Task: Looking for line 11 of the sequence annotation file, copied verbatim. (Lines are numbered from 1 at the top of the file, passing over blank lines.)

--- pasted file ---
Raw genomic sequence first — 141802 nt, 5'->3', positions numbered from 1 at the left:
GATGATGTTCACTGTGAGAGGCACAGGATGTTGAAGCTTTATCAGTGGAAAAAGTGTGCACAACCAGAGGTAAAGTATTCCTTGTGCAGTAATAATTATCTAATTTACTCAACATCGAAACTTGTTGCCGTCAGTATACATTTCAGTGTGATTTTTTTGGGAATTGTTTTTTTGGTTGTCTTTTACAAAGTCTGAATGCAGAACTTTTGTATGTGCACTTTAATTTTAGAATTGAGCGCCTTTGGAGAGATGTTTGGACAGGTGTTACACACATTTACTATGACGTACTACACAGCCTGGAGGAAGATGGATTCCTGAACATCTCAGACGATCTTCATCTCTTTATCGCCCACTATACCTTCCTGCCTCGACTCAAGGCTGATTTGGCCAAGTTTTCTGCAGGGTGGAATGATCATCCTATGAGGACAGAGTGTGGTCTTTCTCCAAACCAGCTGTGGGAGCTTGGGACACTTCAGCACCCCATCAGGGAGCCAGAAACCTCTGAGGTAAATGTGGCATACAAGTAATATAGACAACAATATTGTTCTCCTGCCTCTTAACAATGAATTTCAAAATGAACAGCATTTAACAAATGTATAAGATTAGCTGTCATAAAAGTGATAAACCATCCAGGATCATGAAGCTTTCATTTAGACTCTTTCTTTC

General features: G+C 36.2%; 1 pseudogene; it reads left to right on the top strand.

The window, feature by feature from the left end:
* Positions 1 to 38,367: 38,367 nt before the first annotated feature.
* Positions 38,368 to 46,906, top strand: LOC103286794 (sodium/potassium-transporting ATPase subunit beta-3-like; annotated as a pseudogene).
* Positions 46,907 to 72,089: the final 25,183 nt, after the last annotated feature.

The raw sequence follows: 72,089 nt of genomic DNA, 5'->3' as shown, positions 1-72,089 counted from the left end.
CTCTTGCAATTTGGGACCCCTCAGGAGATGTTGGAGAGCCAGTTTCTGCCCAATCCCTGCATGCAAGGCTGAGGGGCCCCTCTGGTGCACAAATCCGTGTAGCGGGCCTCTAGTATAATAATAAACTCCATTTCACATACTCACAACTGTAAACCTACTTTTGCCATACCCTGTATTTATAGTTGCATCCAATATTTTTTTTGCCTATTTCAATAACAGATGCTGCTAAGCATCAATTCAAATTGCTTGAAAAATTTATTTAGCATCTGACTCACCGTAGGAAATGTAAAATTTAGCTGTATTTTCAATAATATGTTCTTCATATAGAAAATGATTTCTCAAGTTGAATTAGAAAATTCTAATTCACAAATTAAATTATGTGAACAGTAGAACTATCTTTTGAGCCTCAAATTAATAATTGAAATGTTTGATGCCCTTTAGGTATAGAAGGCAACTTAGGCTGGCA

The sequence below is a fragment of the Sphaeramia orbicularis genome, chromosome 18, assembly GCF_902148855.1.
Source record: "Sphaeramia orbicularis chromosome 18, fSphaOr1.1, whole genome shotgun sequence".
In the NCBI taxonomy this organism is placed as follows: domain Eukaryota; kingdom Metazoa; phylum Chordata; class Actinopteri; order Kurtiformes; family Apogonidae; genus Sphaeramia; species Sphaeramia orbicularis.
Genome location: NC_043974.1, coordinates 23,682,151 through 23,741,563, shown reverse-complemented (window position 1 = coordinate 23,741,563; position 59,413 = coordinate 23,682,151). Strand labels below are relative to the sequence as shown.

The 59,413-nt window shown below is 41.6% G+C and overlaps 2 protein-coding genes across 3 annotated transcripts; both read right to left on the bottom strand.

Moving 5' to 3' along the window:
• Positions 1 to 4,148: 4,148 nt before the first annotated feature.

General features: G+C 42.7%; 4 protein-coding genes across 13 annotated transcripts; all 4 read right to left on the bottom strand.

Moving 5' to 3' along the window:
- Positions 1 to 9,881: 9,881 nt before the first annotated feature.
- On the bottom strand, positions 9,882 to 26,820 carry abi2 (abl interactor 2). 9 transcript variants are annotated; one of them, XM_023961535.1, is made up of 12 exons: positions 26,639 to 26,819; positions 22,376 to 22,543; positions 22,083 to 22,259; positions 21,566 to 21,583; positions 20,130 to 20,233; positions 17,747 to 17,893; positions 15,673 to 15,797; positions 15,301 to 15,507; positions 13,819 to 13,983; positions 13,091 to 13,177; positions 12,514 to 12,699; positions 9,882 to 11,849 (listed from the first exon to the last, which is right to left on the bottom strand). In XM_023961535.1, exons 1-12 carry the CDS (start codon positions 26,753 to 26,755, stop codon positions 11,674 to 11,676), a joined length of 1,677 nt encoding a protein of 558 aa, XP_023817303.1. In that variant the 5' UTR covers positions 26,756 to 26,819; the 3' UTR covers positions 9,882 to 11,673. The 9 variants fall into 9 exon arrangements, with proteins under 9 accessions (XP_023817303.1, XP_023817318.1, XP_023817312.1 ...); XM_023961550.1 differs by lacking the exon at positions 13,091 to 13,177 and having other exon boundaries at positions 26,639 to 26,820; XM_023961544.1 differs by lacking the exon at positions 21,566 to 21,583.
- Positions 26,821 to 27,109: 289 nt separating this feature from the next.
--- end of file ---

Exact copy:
Source record: "Sphaeramia orbicularis chromosome 18, fSphaOr1.1, whole genome shotgun sequence".